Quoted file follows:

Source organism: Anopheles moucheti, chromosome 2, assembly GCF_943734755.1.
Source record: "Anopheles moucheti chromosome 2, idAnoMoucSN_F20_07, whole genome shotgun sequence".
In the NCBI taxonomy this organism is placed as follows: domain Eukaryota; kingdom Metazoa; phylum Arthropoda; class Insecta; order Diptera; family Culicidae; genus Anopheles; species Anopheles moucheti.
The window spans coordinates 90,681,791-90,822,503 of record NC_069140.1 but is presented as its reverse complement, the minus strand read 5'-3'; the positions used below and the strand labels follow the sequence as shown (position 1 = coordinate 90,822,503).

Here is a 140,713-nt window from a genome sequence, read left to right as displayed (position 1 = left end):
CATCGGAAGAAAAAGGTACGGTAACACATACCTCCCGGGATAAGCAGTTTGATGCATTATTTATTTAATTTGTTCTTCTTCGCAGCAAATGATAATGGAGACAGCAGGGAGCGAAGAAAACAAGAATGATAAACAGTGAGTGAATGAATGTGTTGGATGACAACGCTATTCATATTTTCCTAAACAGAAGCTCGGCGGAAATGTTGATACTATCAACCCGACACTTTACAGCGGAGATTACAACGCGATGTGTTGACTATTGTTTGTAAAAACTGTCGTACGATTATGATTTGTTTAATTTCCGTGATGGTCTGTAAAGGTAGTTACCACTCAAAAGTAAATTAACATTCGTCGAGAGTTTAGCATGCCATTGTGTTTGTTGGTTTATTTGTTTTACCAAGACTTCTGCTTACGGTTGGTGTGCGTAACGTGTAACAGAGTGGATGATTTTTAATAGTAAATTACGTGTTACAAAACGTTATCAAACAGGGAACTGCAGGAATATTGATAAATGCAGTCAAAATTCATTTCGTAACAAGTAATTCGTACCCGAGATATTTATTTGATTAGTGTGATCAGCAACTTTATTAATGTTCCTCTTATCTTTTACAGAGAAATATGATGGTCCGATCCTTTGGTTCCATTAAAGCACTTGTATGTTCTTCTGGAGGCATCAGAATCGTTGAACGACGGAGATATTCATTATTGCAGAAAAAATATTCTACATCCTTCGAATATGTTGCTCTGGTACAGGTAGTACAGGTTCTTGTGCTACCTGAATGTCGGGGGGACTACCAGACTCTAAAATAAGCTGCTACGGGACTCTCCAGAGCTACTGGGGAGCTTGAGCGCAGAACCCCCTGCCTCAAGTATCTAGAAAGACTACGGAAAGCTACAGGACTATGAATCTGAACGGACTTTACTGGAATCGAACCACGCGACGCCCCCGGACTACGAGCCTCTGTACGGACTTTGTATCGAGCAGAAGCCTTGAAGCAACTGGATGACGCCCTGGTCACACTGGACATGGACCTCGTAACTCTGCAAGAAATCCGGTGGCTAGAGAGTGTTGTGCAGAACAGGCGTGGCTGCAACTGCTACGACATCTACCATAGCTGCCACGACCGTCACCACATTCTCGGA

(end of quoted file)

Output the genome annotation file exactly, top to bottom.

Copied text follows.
Source organism: Anopheles moucheti, chromosome 2, assembly GCF_943734755.1.
Source record: "Anopheles moucheti chromosome 2, idAnoMoucSN_F20_07, whole genome shotgun sequence".
In the NCBI taxonomy this organism is placed as follows: domain Eukaryota; kingdom Metazoa; phylum Arthropoda; class Insecta; order Diptera; family Culicidae; genus Anopheles; species Anopheles moucheti.
The window spans coordinates 90,681,791-90,822,503 of record NC_069140.1 but is presented as its reverse complement, the minus strand read 5'-3'; the positions used below and the strand labels follow the sequence as shown (position 1 = coordinate 90,822,503).

Here is a 140,713-nt window from a genome sequence, read left to right as displayed (position 1 = left end):
CATCGGAAGAAAAAGGTACGGTAACACATACCTCCCGGGATAAGCAGTTTGATGCATTATTTATTTAATTTGTTCTTCTTCGCAGCAAATGATAATGGAGACAGCAGGGAGCGAAGAAAACAAGAATGATAAACAGTGAGTGAATGAATGTGTTGGATGACAACGCTATTCATATTTTCCTAAACAGAAGCTCGGCGGAAATGTTGATACTATCAACCCGACACTTTACAGCGGAGATTACAACGCGATGTGTTGACTATTGTTTGTAAAAACTGTCGTACGATTATGATTTGTTTAATTTCCGTGATGGTCTGTAAAGGTAGTTACCACTCAAAAGTAAATTAACATTCGTCGAGAGTTTAGCATGCCATTGTGTTTGTTGGTTTATTTGTTTTACCAAGACTTCTGCTTACGGTTGGTGTGCGTAACGTGTAACAGAGTGGATGATTTTTAATAGTAAATTACGTGTTACAAAACGTTATCAAACAGGGAACTGCAGGAATATTGATAAATGCAGTCAAAATTCATTTCGTAACAAGTAATTCGTACCCGAGATATTTATTTGATTAGTGTGATCAGCAACTTTATTAATGTTCCTCTTATCTTTTACAGAGAAATATGATGGTCCGATCCTTTGGTTCCATTAAAGCACTTGTATGTTCTTCTGGAGGCATCAGAATCGTTGAACGACGGAGATATTCATTATTGCAGAAAAAATATTCTACATCCTTCGAATATGTTGCTCTGGTACAGGTAGTACAGGTTCTTGTGCTACCTGAATGTCGGGGGGACTACCAGACTCTAAAATAAGCTGCTACGGGACTCTCCAGAGCTACTGGGGAGCTTGAGCGCAGAACCCCCTGCCTCAAGTATCTAGAAAGACTACGGAAAGCTACAGGACTATGAATCTGAACGGACTTTACTGGAATCGAACCACGCGACGCCCCCGGACTACGAGCCTCTGTACGGACTTTGTATCGAGCAGAAGCCTTGAAGCAACTGGATGACGCCCTGGTCACACTGGACATGGACCTCGTAACTCTGCAAGAAATCCGGTGGCTAGAGAGTGTTGTGCAGAACAGGCGTGGCTGCAACTGCTACGACATCTACCATAGCTGCCACGACCGTCACCACATTCTCGGA